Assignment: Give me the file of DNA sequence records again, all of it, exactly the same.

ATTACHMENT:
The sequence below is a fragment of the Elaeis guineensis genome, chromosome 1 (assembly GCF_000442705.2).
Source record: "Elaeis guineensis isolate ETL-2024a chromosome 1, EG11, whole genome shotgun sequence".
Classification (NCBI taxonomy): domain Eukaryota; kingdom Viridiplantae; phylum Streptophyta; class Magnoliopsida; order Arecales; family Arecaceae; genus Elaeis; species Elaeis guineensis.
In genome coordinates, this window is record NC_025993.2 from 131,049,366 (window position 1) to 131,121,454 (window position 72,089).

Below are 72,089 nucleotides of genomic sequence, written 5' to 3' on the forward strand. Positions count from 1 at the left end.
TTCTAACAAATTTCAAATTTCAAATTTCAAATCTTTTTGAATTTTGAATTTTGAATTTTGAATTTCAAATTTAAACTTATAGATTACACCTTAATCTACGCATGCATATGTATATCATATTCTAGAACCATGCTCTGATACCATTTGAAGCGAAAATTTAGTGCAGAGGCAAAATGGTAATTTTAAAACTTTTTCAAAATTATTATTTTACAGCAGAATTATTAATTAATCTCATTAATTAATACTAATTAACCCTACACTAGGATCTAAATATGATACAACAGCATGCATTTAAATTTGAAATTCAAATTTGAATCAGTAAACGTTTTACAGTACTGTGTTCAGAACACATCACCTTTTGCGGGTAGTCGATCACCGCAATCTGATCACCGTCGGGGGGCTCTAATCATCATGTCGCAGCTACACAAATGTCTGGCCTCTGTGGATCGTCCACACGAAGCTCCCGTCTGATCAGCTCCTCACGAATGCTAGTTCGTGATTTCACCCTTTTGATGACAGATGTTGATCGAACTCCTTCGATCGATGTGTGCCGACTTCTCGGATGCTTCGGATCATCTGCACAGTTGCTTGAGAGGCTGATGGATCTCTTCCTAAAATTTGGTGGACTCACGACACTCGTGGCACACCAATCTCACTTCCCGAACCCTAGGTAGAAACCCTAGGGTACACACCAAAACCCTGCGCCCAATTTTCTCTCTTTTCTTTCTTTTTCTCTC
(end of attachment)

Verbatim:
The sequence below is a fragment of the Elaeis guineensis genome, chromosome 1 (assembly GCF_000442705.2).
Source record: "Elaeis guineensis isolate ETL-2024a chromosome 1, EG11, whole genome shotgun sequence".
Classification (NCBI taxonomy): domain Eukaryota; kingdom Viridiplantae; phylum Streptophyta; class Magnoliopsida; order Arecales; family Arecaceae; genus Elaeis; species Elaeis guineensis.
In genome coordinates, this window is record NC_025993.2 from 131,049,366 (window position 1) to 131,121,454 (window position 72,089).

Below are 72,089 nucleotides of genomic sequence, written 5' to 3' on the forward strand. Positions count from 1 at the left end.
TTCTAACAAATTTCAAATTTCAAATTTCAAATCTTTTTGAATTTTGAATTTTGAATTTTGAATTTCAAATTTAAACTTATAGATTACACCTTAATCTACGCATGCATATGTATATCATATTCTAGAACCATGCTCTGATACCATTTGAAGCGAAAATTTAGTGCAGAGGCAAAATGGTAATTTTAAAACTTTTTCAAAATTATTATTTTACAGCAGAATTATTAATTAATCTCATTAATTAATACTAATTAACCCTACACTAGGATCTAAATATGATACAACAGCATGCATTTAAATTTGAAATTCAAATTTGAATCAGTAAACGTTTTACAGTACTGTGTTCAGAACACATCACCTTTTGCGGGTAGTCGATCACCGCAATCTGATCACCGTCGGGGGGCTCTAATCATCATGTCGCAGCTACACAAATGTCTGGCCTCTGTGGATCGTCCACACGAAGCTCCCGTCTGATCAGCTCCTCACGAATGCTAGTTCGTGATTTCACCCTTTTGATGACAGATGTTGATCGAACTCCTTCGATCGATGTGTGCCGACTTCTCGGATGCTTCGGATCATCTGCACAGTTGCTTGAGAGGCTGATGGATCTCTTCCTAAAATTTGGTGGACTCACGACACTCGTGGCACACCAATCTCACTTCCCGAACCCTAGGTAGAAACCCTAGGGTACACACCAAAACCCTGCGCCCAATTTTCTCTCTTTTCTTTCTTTTTCTCTC